This is a first in what I hope will be a monthly series of book reviews of classic advice/self-help literature. Since I am about to live alone again, after a year of living with a romantic partner and umpteen years of roommates, it seemed apt to pull out the 1936 bestseller Live Alone and Like It: A Guide for the Extra Woman by Marjorie Hillis. My copy is a 1936 first edition, as pictured, and has some extremely literal margin notes from someone who either bought it or received it as a gift (awkward) in 1951.
Let’s get some stuff out of the way first. Hillis is writing to a very specific audience: White women of a certain background who made up the audience for women’s magazines like Vogue, where she was an editor. Plucky shopgirls and office girls who have moved to New York, handsome women who are between husbands and who might tip the steward on a cruise ship extra to let him know they are looking for “a gay trip” (I assume this to mean “Please seat me next to that guy who looks like Cary Grant at mealtimes.”) This book is for people who believe in the power of lipstick, satin bed jackets, breakfast in bed, the cocktail hour, and that it is probably better to have both a husband and a “colored” maid (but if you have to do without you might as well make a cheerful go of it).
The sexist, classist, and racist assumptions are baked right into the pudding the way they were baked into the time she wrote it in and they way they are still baked into women’s magazines today (see Holly’s wonderful Cosmocking series for examples). In the chapter on friendship, Hillis reminds you that your friends and family “would find it a lot simpler if you’d acquired a husband instead of a desire to Live Your Own Life,” and they might not invite you to things as much because now you’re going to mess up their bridge parties. What I’m saying is, don’t come here looking for overthrow of the social order – the very first paragraph of the book states:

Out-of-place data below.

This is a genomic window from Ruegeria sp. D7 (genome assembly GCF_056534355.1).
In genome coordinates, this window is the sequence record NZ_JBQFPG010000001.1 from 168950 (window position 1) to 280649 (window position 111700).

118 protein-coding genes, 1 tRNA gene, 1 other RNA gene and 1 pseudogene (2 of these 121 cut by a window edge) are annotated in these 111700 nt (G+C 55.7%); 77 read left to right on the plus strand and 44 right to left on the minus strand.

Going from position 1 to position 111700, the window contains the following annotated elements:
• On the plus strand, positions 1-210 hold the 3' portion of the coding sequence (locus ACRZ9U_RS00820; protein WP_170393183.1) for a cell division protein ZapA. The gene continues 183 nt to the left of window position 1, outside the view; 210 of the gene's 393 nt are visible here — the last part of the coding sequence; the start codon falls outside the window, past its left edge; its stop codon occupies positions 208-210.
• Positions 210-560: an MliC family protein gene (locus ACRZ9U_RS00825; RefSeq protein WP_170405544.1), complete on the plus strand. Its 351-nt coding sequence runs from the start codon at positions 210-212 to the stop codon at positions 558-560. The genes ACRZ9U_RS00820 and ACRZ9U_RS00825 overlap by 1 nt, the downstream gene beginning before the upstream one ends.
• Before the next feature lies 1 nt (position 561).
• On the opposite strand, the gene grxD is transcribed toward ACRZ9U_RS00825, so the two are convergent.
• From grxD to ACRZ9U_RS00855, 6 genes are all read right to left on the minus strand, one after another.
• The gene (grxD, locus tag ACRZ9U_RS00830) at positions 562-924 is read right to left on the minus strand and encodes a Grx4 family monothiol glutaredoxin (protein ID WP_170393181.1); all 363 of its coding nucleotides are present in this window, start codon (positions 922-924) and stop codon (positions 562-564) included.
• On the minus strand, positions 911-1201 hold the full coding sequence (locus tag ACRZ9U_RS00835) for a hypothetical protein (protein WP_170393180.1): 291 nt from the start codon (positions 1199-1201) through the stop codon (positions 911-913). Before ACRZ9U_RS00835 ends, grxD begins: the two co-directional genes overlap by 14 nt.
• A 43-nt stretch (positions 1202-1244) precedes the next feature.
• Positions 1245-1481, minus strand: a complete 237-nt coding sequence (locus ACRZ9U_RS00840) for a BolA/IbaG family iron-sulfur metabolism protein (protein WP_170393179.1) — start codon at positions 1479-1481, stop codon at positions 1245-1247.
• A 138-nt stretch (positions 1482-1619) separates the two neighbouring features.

This book is no brief in favor of living alone. Five out of ten of the people who do so can’t help themselves, and at least three of the others are irritatingly selfish. But the chances are that some time in your life, possibly only now and then between husbands, you will find yourself settling down to a solitary existence.
And the very last sentence of the book suggests that if you get really good at living alone and figure out how to do it with grace and style in a way that makes yourself happy, perhaps you won’t have to do it for long (wink wink).
Which is insulting as hell, on many levels!
But, when you think of it, kind of great advice for single people who don’t want to be single for the long term – Get really good at living your own life and making yourself happy, which will make you more attractive to others. If you meet someone and fall in love, you’ll do so as a happy, complete person. And if you never meet someone and fall in love, you’ll still be a happy, complete, person.
Captain Awkward cannot argue with that! And this book is a delightful, witty, persuasive read and also a really fun historical document. For example, Hillis did not marry until she was 48 years old (and when she did many of her fans rioted because she was selling out the Spinsterhood). She was part of the army of “capable and courageous young women” who flocked to cities in the 1930s and who were “successfully facing, and solving, their economic problems, but managing all the while to remain preternaturally patient, personable, and polite about it.” And one of the ways that you overthrow the social order is to pretend that of course that is not what you are doing.